The single most surprising performance from any player through the first 30-40 games of the Major League season has to be that of Rays’ 1st baseman James Loney. For the better part of the past 5 seasons, the former Red Sox and Dodgers’ 1st baseman has been a punchline to a bad joke. Loney’s offensive production at 1st base was severely lacking for the position’s standard and his power numbers were meager for any player, no matter his position. After being traded to the Red Sox last year’s mega-deal, Loney’s offensive game bottomed out. He hit just 2 homers in 30 games as a member of Boston and his .230 batting average left plenty of seats empty throughout Fenway Park. Entering free agency, Loney’s stock was at rock bottom.
Luckily for Mr. Loney, that’s when Andrew Freidman and the Tampa Bay Rays came calling. You see, the Rays have a habit of turning one team’s trash into their own treasure. They’ve been doing it since Joe Maddon was handed the big job on the bench and thanks to the Rays extra emphasis on defense, the slick fielding Loney seemed like a good fit. There was also the fact that Tampa Bay was not only able to offer Loney a contract worth $2 million dollars, but they could promise the 1st baseman something that could turn out to be infinitely more valuable: playing time.
Every single Major League team now has 30 games under their belts, which gives us enough data to start surveying the MLB landscape looking for surprises and disappointments. Fans in Boston, Kansas City, and Denver have to be thrilled with their respective teams hot starts.
However, for fans in other cities things haven’t been as bright. The Toronto Blue Jays were handed the AL East by most pundits before the season even began and they’ve fallen flat on their face out of the gate, carrying a 10-21 record that only the Houston Astros and Miami Marlins are envious of. Things are also starting to get dicey in Anaheim, where the Angels have once again stumbled in the early weeks of the season. Their supposedly vaunted offense has yet to earn its pay, thanks to its middle of the pack ranking in the AL in runs scored, and L.A.’s pitching staff minus Jered Weaver has been a disaster.
They’re not the only cities that are getting anxious about their ball club’s slow start either. Fans in Philadelphia were hoping that a once-great pitching staff led by Roy Halladay, Cole Hamels, and Cliff Lee could rebound to carry the Phillies to the playoffs, but that hasn’t materialized thus far. The Dodgers were imagining themselves as the west coast Yankees with a budget to match. So far all that lavish spending has gotten them is 4th place and a struggling Matt Kemp.Even the handful of fans that attend Rays games have to feel a little nervous in the AL East watching their starting nine drop to 1-6 in games started by Cy Young winner David Price.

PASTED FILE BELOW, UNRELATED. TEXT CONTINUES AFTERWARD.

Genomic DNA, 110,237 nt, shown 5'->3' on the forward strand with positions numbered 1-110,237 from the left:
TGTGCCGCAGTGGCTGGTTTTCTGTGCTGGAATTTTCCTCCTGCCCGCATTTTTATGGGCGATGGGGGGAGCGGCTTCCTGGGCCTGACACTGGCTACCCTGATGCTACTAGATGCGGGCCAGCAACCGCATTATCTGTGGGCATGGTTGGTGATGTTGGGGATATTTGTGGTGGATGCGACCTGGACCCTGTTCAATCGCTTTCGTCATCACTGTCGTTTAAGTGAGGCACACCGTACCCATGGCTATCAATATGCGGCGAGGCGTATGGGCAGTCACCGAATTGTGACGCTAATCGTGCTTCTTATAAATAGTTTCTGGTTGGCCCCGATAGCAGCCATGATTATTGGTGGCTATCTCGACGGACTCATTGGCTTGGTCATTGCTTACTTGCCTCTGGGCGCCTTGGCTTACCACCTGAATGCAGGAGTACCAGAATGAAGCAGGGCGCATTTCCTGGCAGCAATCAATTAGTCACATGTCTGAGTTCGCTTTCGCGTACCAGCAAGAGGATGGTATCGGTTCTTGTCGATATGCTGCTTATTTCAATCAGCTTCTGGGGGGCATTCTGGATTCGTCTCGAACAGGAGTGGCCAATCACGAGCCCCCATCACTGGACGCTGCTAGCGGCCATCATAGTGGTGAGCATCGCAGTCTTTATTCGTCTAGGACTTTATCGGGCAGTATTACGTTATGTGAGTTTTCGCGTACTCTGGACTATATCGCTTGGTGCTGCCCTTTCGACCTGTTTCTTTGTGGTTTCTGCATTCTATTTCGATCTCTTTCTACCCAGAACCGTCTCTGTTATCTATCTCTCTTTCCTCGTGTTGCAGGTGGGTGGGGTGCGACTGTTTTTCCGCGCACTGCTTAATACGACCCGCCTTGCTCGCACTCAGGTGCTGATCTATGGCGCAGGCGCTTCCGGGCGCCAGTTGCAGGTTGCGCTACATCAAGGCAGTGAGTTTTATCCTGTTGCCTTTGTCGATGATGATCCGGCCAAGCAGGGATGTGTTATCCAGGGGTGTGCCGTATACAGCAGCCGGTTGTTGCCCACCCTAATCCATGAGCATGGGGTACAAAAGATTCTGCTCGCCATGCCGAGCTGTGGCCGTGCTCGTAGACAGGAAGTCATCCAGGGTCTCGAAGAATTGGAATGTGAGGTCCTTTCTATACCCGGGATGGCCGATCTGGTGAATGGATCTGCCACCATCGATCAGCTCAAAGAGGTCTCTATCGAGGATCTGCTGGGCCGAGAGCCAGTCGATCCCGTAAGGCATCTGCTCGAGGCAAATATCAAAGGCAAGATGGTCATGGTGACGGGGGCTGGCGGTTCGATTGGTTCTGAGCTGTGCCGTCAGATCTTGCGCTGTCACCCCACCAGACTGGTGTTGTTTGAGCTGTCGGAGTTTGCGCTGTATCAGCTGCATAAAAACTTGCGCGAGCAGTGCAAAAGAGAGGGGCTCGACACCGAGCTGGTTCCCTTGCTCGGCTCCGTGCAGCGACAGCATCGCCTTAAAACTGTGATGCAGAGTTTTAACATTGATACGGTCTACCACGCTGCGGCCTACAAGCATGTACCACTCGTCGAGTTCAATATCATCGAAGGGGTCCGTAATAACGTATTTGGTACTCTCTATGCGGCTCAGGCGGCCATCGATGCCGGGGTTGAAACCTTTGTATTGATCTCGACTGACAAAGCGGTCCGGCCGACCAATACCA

After carving the New York Yankees batting order up for 7 innings, Matt Moore figured that his night was probably over because he was already sitting at 105 total pitches. But Tampa Bay manager Joe Maddon had other ideas, running his 23-year-old ace back out to the mound to face the Yankees in the 8th. Maddon’s faith was rewarded with a clinically dominant inning from Moore.
The left-hander shut that Yankees down 1-2-3, needing just 12 pitches to do so before yielding to the bullpen for the 9th inning. Moore finished the game with a beautiful stat line for a pitcher: 8 innings, 1 run allowed on just 2 hits, with 9 strikeouts to go against 3 walks. The only Yankee hitter that didn’t look completely overwhelmed at the plate was all-world 2nd baseman Robinson Cano, who had the Yankees 2 hits on the day.
Back in 2010 a pair of big, young, intimidating, and most of all hard-throwing aces were given the honor of starting the All-Star game thanks in part to their superb pitching. On the American League side of things they elected to start David Price, who was an impressive 12-4 with a 2.42 ERA at the time. The National League opted to go with Ubaldo Jimenez, a towering right-hander who had been the talk of baseball during the first half because of his gaudy 15-1 record and 2.20 ERA. Both pitchers would make the most of their chance to start the All-Star game, throwing a pair of shutout innings apiece. Both of these aces also experienced another first at the end of the year, landing in the top 3 of the AL and NL Cy Young vote respectively.